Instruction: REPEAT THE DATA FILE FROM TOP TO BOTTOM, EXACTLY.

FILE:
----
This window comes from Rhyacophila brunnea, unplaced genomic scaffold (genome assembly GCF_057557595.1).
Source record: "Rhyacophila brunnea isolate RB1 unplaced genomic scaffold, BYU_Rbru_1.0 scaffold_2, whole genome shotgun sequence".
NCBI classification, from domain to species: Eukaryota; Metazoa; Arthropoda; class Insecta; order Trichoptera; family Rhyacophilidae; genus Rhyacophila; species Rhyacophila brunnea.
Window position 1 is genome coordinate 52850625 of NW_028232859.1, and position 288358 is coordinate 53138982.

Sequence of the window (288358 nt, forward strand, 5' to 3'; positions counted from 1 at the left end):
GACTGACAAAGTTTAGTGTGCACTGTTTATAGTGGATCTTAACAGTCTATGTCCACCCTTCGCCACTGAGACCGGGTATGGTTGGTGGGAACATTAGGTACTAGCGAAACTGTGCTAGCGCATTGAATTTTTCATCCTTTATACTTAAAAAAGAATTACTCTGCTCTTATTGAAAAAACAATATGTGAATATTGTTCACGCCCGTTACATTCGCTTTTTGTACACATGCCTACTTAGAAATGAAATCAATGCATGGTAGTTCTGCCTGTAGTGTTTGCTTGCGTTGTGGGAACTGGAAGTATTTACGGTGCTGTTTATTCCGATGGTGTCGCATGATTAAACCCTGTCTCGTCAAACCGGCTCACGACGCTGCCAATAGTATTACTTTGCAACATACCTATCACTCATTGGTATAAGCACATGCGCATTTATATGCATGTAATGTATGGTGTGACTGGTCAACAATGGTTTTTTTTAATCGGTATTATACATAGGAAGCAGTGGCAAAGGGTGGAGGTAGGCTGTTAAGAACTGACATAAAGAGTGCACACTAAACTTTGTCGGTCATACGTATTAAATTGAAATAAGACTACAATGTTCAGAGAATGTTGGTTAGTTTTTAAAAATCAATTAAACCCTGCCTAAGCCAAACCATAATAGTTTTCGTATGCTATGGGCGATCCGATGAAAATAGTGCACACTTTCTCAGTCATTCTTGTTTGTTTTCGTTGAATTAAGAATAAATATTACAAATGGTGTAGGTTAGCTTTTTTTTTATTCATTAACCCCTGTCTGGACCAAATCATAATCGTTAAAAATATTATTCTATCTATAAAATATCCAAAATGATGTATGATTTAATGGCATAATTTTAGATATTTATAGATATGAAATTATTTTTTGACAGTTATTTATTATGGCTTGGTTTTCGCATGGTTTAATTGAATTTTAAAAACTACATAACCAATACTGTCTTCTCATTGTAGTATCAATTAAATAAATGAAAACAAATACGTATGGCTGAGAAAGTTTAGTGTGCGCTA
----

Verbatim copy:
This window comes from Rhyacophila brunnea, unplaced genomic scaffold (genome assembly GCF_057557595.1).
Source record: "Rhyacophila brunnea isolate RB1 unplaced genomic scaffold, BYU_Rbru_1.0 scaffold_2, whole genome shotgun sequence".
NCBI classification, from domain to species: Eukaryota; Metazoa; Arthropoda; class Insecta; order Trichoptera; family Rhyacophilidae; genus Rhyacophila; species Rhyacophila brunnea.
Window position 1 is genome coordinate 52850625 of NW_028232859.1, and position 288358 is coordinate 53138982.

Sequence of the window (288358 nt, forward strand, 5' to 3'; positions counted from 1 at the left end):
GACTGACAAAGTTTAGTGTGCACTGTTTATAGTGGATCTTAACAGTCTATGTCCACCCTTCGCCACTGAGACCGGGTATGGTTGGTGGGAACATTAGGTACTAGCGAAACTGTGCTAGCGCATTGAATTTTTCATCCTTTATACTTAAAAAAGAATTACTCTGCTCTTATTGAAAAAACAATATGTGAATATTGTTCACGCCCGTTACATTCGCTTTTTGTACACATGCCTACTTAGAAATGAAATCAATGCATGGTAGTTCTGCCTGTAGTGTTTGCTTGCGTTGTGGGAACTGGAAGTATTTACGGTGCTGTTTATTCCGATGGTGTCGCATGATTAAACCCTGTCTCGTCAAACCGGCTCACGACGCTGCCAATAGTATTACTTTGCAACATACCTATCACTCATTGGTATAAGCACATGCGCATTTATATGCATGTAATGTATGGTGTGACTGGTCAACAATGGTTTTTTTTAATCGGTATTATACATAGGAAGCAGTGGCAAAGGGTGGAGGTAGGCTGTTAAGAACTGACATAAAGAGTGCACACTAAACTTTGTCGGTCATACGTATTAAATTGAAATAAGACTACAATGTTCAGAGAATGTTGGTTAGTTTTTAAAAATCAATTAAACCCTGCCTAAGCCAAACCATAATAGTTTTCGTATGCTATGGGCGATCCGATGAAAATAGTGCACACTTTCTCAGTCATTCTTGTTTGTTTTCGTTGAATTAAGAATAAATATTACAAATGGTGTAGGTTAGCTTTTTTTTTATTCATTAACCCCTGTCTGGACCAAATCATAATCGTTAAAAATATTATTCTATCTATAAAATATCCAAAATGATGTATGATTTAATGGCATAATTTTAGATATTTATAGATATGAAATTATTTTTTGACAGTTATTTATTATGGCTTGGTTTTCGCATGGTTTAATTGAATTTTAAAAACTACATAACCAATACTGTCTTCTCATTGTAGTATCAATTAAATAAATGAAAACAAATACGTATGGCTGAGAAAGTTTAGTGTGCGCTA